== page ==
International Relations

Undergraduate

International relations is the study of the interaction of nation-states and non-governmental organizations in fields such as politics, economics, and security. Studying international relations will help you develop a global perspective on the origins of the current international system, current issues that transcend national boundaries, and the emerging challenges humanity will face in the years ahead.

Program Overview

The International Relations major is broad-ranging and versatile. It covers such topics as foreign policy, international political economy, the environment, and international law.

As an international relations major you will complete a course of study that includes introductory core courses in economics, geography, history, and politics, as well as a course in research methods. More advanced coursework is done in one of five focus fields: global commons, international institutions, international peace and security, international political economy, and international ethics.

The Five College Certificate in International Relations serves as the minor in International Relations.

We encourage you to attain a level of proficiency in a foreign language that will allow you to do basic research in it.

International Experience for International Careers

Careers in an increasingly globalized world require the ability to navigate a fast-paced environment that spans state borders. We encourage you to study abroad and pursue internships that will expose you to different cultures and languages and to obtain the skills needed to continue to succeed beyond Mount Holyoke.

International Relations graduates have many options. Our graduates have gone on to have distinguished careers in government, academia, business, law, journalism, and the non-profit realm. Many have earned master's, doctoral, or law degrees along the way.

Alum Connections

Stories from International Relations Alums

Our courses

We offer courses at the 200 and 300 levels that are open to International Relations majors as well as to nonmajors seeking to fulfill distribution requirements. Politics 116, World Politics, is a prerequisite for most courses in the program. IR 200, Research Methods, is required of all IR majors and should be taken in the sophomore year. In addition, students take courses offered by related departments, including Economics, Geography, History, and Politics, in the focus field of their choice.

Selecting courses in your first year

If you are interested in majoring in International Relations, you should begin taking the core courses during your first year:

  • One of the following: Economics 165: International and Development Economics or Economics 213: Economic Development or Economics 218: International Economics. Please note that the Economics Department requires Economics 110: Introductory Economics as a prerequisite for Economics 213 and 218.
  • One of the following: Geography 105: World Regional Geography or Geography 206: Political Geography. If you want to count Geog-206: Political Geography, you must have successfully completed A-levels or an IB in human geography and receive permission from a geography professor.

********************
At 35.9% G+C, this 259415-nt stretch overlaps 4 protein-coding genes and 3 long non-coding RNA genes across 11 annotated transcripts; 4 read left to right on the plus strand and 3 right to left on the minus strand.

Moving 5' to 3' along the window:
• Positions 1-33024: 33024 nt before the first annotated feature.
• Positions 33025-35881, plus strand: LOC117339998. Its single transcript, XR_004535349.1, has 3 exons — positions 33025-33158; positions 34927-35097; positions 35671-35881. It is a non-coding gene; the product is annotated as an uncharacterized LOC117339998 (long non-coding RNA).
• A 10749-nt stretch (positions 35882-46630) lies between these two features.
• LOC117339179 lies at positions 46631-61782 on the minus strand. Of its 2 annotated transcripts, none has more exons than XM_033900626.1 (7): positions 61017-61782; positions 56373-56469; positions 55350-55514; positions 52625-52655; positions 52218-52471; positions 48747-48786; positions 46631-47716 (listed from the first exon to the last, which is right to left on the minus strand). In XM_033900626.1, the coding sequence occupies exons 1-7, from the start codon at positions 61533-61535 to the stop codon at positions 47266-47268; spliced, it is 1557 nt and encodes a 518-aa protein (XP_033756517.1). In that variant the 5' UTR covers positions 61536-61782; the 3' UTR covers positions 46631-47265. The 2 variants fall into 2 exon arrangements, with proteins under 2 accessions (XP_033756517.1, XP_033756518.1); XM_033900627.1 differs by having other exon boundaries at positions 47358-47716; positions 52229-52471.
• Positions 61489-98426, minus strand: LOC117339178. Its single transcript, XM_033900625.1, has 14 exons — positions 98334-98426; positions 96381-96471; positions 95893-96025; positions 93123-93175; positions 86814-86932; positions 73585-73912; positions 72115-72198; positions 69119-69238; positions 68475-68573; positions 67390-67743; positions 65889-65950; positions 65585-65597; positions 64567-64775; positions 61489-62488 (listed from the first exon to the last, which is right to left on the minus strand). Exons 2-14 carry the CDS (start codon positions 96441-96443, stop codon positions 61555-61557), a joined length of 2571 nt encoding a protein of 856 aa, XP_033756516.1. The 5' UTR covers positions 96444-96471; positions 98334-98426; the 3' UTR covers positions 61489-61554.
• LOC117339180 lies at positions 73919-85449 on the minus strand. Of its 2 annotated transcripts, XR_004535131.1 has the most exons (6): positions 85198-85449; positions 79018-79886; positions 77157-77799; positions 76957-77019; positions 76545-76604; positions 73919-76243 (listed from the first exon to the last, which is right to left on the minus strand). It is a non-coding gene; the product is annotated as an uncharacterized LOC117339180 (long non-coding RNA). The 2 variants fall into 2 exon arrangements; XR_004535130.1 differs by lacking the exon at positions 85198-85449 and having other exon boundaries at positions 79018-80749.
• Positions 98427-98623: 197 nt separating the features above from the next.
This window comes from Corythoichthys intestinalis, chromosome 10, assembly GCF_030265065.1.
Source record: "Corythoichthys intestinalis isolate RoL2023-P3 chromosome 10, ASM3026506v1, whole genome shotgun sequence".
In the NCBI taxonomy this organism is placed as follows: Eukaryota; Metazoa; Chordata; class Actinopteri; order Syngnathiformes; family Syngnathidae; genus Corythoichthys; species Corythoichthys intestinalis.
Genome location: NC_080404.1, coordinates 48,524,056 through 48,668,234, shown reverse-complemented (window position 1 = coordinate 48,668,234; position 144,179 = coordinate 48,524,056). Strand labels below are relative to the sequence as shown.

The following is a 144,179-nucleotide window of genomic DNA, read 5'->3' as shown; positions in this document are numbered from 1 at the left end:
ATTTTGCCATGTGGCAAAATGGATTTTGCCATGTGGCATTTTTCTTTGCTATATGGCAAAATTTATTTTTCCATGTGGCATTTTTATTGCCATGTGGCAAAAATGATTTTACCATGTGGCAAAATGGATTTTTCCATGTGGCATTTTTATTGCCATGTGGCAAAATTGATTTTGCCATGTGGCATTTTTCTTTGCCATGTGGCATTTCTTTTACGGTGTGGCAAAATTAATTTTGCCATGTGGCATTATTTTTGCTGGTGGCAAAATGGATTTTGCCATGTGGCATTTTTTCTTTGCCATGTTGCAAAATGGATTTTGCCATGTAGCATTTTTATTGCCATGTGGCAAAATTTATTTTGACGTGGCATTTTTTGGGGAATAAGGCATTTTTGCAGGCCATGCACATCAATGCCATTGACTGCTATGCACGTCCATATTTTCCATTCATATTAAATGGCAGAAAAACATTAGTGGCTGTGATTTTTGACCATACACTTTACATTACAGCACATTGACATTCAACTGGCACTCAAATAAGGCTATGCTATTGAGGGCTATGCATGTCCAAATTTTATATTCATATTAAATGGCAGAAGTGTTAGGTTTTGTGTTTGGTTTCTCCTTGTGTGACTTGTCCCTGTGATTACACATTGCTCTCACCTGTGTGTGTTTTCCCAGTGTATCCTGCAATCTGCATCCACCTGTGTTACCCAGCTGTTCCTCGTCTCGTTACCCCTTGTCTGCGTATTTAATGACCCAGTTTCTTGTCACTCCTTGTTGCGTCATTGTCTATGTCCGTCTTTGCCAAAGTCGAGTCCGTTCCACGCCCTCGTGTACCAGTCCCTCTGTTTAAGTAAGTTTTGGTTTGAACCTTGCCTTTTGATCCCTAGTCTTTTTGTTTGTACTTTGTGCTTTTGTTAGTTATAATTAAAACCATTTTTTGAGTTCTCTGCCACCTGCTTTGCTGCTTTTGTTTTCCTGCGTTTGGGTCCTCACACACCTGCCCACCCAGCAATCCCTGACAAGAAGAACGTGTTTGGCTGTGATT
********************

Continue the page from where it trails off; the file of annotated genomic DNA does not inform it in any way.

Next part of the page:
• One of the following: History 151: Modern and Contemporary European Civilization or History 161: British Empire and Commonwealth 
  • Politics 116: World Politics

Courses and Requirements

Learning Goals

By majoring in International Relations, students should gain an understanding of:

  • The key concepts and approaches in the study of modern history.
  • The key concepts and theories of international relations as a subfield of political science.
  • The key concepts and theories of international economics.
  • The key concepts and theories of world geography.
  • How these disciplines inform the study of the evolution of the modern international system and particular issue areas in contemporary international relations, such as international security, international political economy, international law and organizations, and protection of the environment.
  • Basic research methods in history and the social sciences, including both qualitative and quantitative methods.
  • Foreign language at the intermediate level of proficiency or above.

Requirements for the Major

A minimum of 40 credits:

ECON-165International and Development Economics 14
or ECON-213 Economic Development
GEOG-105World Regional Geography 1, 34
or GEOG-206 Political Geography
HIST-151Modern and Contemporary Europe 14
or HIST-161 British Empire and Commonwealth
POLIT-116World Politics 14
IR-200Research Methods 14
At least 12 credits at the 300 level in two different disciplines (see Focus below)12
8 additional credits in international relations8
Total Credits40
1

These introductory courses provide the foundation for more advanced course work in the IR major. Therefore, they should all be completed within the first five semesters at Mount Holyoke. IR-200 is intended for IR majors in their sophomore year.

2

Please note that the Department of Economics requires ECON-110 Introductory Economics as a prerequisite for ECON-165 and ECON-213.

3